Subscribe to our free, weekly email newsletter!


Department of Commerce reports durable goods orders are down 2.1 percent in June

By Jeff Berman, Group News Editor
July 27, 2011

At a time when economic momentum continues to fluctuate, new orders for durable goods showed in June did nothing to quell that notion, falling 2.1 percent—or $4.0 billion.

New orders have been down two of the last three months, said Commerce, with May’s 1.9 percent increase sandwiched in the middle.

June shipments of manufactured goods, which have been up in six of the last seven months, were up 0.5 percent—or $1.0 billion—to $196.0 billion. May shipments saw a 0.5 percent increase.

While economic growth is relatively shaky, the up and down nature of durable goods and new orders is fairly consistent with what is occurring in the freight transportation sector, which is seeing mostly flat growth compared to a year ago and now appears to be following more traditional seasonal patterns.

This was made clear in a recent research report by Jon Langenfeld, transportation analyst at Robert W. Baird.

“Following June’s seasonal strengthening, industry contacts and data points indicate July volumes have slowed, consistent with typical seasonal patterns,” wrote Langenfeld. “Commentary through 2Q earnings reporting has indicated expectation for a muted, compressed peak season but one that resembles a more ‘normal’ pickup beginning mid-3Q. Contacts indicate volume has seasonally slowed in July, trending in line with historical expectations.”

And as LM has previously reported, a good amount of growth stems from a very strong manufacturing sector, which has shown expansion for 25 straight months, according to the Institute for Supply Management.

“We are seeing steady growth for the most part,” a metals shipper said in a recent interview. “It is not great compared to what we have seen in the past, but it is clear that demand for goods is intact.”

About the Author

Jeff Berman headshot
Jeff Berman
Group News Editor

Jeff Berman is Group News Editor for Logistics Management, Modern Materials Handling, and Supply Chain Management Review. Jeff works and lives in Cape Elizabeth, Maine, where he covers all aspects of the supply chain, logistics, freight transportation, and materials handling sectors on a daily basis. .(JavaScript must be enabled to view this email address).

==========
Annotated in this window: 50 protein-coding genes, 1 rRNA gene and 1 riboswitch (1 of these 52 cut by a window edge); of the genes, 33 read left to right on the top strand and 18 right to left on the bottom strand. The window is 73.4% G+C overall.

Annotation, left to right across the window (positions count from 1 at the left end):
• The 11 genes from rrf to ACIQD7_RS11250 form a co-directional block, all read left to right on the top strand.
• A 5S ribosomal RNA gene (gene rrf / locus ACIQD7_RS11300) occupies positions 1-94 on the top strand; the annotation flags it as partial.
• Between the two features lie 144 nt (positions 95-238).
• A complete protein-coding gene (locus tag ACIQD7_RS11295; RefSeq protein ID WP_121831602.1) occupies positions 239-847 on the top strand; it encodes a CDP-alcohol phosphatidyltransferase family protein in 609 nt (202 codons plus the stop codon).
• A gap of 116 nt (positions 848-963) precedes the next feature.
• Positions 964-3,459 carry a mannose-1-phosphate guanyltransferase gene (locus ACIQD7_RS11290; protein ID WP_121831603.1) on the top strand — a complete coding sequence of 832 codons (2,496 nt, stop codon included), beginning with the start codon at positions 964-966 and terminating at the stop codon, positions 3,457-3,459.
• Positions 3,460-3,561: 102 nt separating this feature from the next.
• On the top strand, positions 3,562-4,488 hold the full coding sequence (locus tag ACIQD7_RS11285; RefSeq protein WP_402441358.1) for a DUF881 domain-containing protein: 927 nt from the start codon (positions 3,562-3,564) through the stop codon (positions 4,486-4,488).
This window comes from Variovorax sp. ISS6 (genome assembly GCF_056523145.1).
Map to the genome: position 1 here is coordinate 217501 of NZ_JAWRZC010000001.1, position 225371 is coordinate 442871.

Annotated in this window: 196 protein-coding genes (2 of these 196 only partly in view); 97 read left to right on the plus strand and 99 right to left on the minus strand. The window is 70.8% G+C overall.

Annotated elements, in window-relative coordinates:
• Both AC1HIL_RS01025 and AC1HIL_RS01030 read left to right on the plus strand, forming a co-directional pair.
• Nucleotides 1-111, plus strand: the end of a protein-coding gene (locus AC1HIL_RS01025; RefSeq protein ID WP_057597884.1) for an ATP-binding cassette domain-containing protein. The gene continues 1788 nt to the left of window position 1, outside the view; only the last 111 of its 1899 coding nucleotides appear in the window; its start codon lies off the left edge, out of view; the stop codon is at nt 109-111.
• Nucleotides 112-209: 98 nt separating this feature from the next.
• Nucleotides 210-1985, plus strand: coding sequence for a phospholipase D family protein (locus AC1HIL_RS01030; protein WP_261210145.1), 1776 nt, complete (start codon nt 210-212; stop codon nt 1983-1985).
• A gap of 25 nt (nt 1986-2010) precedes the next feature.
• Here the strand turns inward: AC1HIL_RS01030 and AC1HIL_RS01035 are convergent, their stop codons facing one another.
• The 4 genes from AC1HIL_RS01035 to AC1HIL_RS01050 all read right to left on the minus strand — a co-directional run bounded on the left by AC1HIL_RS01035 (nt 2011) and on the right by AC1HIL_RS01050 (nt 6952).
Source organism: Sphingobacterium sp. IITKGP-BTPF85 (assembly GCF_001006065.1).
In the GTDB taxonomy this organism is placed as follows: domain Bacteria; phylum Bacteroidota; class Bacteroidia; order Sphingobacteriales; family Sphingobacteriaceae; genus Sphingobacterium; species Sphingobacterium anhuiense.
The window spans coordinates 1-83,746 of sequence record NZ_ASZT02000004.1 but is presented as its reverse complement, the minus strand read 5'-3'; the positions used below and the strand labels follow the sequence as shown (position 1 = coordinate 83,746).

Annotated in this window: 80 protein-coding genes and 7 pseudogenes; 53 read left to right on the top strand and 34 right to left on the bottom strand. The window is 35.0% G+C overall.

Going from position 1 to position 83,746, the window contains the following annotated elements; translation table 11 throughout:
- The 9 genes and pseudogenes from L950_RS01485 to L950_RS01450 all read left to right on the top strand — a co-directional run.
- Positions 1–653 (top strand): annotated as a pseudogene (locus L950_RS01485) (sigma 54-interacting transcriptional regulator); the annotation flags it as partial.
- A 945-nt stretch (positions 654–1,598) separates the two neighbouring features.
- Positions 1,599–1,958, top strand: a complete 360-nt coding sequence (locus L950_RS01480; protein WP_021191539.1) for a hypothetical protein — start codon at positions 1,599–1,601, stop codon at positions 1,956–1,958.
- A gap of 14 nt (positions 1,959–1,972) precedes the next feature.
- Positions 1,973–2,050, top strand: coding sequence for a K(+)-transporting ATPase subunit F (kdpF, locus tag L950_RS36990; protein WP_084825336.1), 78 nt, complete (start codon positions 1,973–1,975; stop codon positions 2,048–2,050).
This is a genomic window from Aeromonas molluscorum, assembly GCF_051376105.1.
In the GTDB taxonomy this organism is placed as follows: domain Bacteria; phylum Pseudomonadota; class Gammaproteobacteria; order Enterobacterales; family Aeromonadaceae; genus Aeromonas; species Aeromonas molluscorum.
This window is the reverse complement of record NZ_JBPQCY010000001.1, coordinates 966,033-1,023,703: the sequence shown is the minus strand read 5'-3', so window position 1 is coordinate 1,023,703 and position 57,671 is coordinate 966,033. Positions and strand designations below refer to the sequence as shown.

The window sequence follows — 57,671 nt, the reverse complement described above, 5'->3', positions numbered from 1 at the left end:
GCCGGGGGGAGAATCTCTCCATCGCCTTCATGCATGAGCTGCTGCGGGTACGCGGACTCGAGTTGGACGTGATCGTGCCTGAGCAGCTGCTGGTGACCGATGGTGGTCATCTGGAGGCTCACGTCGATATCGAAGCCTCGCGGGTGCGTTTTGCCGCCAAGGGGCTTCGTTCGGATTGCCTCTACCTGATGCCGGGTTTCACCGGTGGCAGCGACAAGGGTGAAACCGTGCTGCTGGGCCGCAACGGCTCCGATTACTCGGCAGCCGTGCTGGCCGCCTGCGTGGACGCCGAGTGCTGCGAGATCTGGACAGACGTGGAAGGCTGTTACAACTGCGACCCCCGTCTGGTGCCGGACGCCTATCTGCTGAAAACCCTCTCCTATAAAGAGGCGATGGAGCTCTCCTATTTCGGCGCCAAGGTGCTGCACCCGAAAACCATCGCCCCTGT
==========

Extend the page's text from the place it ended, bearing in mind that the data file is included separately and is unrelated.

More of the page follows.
Subscribe to Logistics Management magazine

Subscribe today. It's FREE!
Get timely insider information that you can use to better manage your
entire logistics operation.
Start your FREE subscription today!

Recent Entries

Carload volumes were up 7.6 percent at 299,256, topping the week ending January 12 at 290,607 and the week ending July 5 at 270,731.

U.S. companies made only marginal improvements in their ability to collect from customers and pay suppliers in 2013, while showing no improvement in how well they managed inventory, according to the 16th annual working capital survey from REL a division of the Hackett Group, Inc.

Study suggests solutions for filling the talent gap, including the development of robust ties with the education system.

The Department of Transportation’s Bureau of Transportation Statistics (BTS) reported this week that U.S. trade with its North America Free Trade Agreement (NAFTA) partners Canada and Mexico increased 5.4 percent from May 2013 to May 2014 at $103.9 billion.

With an eye on making transportation of crude oil by rail (CBR) and ethanol safer following various tragic accidents over the last year, the United States Department of Transportation yesterday released details regarding its rulemaking proposal designed to improve how large quantities of flammable materials by rail can be moved in a safer manner.

Comments

Post a comment
Commenting is not available in this channel entry.


© Copyright 2013 Peerless Media LLC, a division of EH Publishing, Inc • 111 Speen Street, Ste 200, Framingham, MA 01701 USA